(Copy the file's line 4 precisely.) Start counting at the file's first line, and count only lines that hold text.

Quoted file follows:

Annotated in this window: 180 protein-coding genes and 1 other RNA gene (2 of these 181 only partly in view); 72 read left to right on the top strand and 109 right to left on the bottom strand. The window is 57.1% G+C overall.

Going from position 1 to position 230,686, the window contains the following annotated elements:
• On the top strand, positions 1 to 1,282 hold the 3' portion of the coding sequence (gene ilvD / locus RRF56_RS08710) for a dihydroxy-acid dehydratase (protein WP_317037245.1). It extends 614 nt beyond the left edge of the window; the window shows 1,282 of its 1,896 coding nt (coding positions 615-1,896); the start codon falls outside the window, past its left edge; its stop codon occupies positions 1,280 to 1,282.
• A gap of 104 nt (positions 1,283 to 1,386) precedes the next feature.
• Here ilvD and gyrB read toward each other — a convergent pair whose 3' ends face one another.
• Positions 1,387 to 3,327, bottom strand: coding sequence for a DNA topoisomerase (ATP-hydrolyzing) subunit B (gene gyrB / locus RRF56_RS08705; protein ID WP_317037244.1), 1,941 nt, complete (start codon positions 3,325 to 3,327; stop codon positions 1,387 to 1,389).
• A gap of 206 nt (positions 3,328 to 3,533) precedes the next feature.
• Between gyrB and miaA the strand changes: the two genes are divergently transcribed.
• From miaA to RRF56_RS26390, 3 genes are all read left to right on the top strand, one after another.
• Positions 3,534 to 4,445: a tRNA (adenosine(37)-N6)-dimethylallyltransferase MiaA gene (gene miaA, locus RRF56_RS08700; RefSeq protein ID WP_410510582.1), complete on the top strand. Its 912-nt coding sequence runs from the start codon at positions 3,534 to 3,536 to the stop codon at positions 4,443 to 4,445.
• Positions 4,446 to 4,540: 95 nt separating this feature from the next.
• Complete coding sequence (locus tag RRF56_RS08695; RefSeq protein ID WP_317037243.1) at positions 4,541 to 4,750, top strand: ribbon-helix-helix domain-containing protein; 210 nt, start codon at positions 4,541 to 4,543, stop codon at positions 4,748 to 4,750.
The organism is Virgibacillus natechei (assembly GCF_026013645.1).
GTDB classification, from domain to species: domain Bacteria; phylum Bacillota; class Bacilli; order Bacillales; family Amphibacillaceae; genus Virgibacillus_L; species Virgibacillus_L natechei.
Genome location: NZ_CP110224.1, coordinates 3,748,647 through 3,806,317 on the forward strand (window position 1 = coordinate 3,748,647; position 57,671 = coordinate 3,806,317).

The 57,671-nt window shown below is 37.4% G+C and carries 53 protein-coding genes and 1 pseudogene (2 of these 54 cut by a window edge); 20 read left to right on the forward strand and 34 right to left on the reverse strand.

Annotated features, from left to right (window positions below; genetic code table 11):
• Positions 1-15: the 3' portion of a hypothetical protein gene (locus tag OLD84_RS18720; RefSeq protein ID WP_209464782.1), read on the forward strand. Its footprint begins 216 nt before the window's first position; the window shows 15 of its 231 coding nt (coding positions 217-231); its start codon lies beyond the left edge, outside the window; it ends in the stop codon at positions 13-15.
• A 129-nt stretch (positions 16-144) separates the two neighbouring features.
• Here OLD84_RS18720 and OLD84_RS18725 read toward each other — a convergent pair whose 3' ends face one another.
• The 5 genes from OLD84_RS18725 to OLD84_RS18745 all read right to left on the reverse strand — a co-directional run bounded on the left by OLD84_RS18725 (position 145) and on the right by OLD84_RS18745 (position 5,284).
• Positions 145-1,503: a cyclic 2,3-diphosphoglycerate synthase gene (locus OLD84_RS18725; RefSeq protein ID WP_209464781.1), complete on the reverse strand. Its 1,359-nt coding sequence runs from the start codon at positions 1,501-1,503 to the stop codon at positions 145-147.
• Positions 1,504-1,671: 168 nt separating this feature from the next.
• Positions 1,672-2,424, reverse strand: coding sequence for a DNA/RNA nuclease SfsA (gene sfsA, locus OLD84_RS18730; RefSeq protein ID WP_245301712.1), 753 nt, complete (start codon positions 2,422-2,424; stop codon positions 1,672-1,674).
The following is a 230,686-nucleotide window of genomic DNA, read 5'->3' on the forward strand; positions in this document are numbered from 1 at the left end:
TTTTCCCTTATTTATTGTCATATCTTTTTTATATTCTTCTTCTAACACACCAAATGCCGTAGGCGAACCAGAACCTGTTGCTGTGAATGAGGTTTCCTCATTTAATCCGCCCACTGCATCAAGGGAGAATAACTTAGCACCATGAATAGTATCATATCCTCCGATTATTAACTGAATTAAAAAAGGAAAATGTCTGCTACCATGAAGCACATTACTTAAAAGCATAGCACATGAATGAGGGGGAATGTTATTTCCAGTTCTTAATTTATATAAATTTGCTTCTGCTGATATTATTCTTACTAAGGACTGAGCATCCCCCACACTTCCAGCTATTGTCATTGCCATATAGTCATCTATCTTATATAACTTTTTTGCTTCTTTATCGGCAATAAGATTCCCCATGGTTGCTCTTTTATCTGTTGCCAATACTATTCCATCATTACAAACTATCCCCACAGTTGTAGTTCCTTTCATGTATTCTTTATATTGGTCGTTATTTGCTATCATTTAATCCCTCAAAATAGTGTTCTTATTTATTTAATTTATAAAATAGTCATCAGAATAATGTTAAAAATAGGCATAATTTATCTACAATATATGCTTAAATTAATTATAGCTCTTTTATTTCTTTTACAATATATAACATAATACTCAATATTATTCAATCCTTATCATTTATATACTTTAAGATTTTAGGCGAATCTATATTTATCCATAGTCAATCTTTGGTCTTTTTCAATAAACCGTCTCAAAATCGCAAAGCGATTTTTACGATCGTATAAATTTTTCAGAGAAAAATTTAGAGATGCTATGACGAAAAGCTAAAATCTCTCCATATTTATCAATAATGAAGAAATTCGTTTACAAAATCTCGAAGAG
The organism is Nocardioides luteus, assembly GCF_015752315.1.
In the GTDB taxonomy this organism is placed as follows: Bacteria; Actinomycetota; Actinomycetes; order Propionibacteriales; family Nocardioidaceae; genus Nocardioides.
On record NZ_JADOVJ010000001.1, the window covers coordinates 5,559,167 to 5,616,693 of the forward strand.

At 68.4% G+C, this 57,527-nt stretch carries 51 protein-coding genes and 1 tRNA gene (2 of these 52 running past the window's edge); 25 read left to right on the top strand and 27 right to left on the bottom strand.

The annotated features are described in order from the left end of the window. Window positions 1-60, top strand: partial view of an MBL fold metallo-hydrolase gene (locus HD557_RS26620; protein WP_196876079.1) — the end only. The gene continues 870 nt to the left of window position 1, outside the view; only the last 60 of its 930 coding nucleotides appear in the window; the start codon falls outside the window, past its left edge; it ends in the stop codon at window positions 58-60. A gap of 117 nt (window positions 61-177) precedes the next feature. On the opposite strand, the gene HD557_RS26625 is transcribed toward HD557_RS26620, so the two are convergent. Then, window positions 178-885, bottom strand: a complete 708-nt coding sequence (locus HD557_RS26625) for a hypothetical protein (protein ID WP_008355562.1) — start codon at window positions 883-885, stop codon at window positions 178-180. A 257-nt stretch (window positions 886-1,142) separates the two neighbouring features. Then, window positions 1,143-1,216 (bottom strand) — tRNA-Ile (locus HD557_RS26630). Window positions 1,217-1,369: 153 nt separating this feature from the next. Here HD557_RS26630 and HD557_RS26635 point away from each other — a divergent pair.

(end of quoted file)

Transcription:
• A gap of 104 nt (positions 1,283 to 1,386) precedes the next feature.